This week, the Department of Health and Human Services (HHS) said that recent patient safety efforts at hospitals have saved 87,000 lives and $20 billion in health care costs.
HHS also said that from 2010-2014 hospital-acquired conditions (HACs) dropped 17 percent. A HAC is a type of patient harm that happened during a hospital stay which could have been prevented. Cases of HACs include:
- Pressure ulcers (also called bedsores or pressure sores)
- Urinary Tract Infections (UTIs)
The most common way to get a UTI at the hospital deals with the use of a urinary catheter. A urinary catheter is a hollow tube used to drain fluid from the bladder into a bag outside your body. They are often needed when someone is not able to drain their bladder. You can read more about catheter-related UTIs from MedlinePlus.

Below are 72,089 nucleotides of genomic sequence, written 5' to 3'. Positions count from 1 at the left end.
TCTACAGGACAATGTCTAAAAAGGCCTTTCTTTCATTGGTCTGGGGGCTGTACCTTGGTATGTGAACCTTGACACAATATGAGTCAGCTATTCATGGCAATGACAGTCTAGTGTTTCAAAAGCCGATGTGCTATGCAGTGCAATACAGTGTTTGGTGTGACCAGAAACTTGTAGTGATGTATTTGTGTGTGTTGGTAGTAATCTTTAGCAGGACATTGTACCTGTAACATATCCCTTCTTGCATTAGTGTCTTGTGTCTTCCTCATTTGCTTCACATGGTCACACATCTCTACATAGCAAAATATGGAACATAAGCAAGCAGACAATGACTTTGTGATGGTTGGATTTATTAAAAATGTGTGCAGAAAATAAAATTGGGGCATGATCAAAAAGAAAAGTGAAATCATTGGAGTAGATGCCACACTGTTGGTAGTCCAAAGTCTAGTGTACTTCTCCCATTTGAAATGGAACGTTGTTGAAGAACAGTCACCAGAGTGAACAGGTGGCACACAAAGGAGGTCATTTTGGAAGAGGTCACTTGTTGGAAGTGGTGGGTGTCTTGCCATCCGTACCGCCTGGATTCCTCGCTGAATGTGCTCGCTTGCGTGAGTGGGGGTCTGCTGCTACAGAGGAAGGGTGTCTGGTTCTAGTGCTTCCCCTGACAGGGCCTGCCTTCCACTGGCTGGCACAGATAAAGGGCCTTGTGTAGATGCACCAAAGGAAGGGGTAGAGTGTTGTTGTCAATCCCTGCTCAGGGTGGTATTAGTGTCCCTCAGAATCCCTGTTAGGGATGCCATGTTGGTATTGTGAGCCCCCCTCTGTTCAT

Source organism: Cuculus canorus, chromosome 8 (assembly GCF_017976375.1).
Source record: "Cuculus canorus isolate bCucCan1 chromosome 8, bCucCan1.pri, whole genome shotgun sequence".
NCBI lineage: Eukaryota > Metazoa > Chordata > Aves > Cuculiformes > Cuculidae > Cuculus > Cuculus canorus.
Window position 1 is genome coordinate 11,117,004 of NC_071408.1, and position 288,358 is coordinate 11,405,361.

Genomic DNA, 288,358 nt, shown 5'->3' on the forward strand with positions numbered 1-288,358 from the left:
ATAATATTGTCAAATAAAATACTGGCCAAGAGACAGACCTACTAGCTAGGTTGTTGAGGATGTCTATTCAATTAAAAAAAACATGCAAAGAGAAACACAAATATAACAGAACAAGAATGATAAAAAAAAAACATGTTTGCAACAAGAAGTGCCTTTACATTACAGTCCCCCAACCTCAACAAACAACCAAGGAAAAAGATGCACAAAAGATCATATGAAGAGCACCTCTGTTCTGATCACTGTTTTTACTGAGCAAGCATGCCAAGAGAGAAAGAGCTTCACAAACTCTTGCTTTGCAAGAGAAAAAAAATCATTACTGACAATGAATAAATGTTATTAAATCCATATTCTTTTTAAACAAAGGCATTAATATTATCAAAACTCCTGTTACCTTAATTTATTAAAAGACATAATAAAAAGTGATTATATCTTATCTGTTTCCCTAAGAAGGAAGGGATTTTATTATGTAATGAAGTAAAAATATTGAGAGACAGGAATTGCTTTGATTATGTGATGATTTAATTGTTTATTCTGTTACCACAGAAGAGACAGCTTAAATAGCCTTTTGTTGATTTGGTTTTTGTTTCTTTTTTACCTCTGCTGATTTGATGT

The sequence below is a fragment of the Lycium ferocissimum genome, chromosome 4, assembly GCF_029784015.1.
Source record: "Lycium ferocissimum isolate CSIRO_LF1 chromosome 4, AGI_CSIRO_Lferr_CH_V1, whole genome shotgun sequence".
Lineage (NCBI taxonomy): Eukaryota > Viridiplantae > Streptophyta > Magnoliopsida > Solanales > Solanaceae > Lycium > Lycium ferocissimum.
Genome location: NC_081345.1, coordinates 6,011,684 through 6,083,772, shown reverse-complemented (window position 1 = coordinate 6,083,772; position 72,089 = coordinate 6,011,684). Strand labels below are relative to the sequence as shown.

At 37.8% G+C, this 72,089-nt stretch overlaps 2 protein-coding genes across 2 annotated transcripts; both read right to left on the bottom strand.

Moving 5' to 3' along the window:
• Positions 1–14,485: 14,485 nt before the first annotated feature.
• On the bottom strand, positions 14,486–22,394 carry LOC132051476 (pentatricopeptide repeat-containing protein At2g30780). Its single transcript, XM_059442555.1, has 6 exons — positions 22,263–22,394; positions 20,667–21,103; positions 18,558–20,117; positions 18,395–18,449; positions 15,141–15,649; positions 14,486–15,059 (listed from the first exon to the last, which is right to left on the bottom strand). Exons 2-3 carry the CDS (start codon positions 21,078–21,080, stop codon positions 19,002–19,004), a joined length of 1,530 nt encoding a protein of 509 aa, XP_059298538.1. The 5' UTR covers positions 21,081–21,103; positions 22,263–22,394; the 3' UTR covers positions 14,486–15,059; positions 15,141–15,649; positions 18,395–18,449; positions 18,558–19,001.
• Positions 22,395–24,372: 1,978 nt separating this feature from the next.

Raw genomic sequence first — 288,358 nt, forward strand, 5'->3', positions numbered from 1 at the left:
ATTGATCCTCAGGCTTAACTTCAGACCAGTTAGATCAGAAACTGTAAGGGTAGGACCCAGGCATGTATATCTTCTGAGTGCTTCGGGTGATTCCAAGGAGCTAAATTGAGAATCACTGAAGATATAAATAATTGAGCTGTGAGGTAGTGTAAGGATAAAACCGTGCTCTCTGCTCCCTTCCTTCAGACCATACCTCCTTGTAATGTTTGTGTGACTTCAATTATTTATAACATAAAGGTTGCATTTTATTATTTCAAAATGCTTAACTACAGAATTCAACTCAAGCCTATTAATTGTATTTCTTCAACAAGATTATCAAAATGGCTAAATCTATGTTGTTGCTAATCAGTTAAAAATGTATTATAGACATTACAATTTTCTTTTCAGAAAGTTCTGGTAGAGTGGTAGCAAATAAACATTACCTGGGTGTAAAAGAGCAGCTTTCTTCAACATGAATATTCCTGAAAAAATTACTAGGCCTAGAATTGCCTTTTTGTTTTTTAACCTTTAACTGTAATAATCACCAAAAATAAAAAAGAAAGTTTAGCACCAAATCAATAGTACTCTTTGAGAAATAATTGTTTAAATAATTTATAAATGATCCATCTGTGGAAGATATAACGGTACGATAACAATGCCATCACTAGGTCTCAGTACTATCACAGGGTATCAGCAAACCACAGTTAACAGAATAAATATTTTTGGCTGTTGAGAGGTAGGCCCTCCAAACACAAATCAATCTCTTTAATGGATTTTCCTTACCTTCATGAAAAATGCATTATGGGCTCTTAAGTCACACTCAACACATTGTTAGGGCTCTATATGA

HHS said the reason for the drop in HACs is not fully known, but recent patient safety measures have helped. Since 2010 new measures have been put in place that reward and punish hospitals for results linked to HACs.
Read more about the federal report released this past week.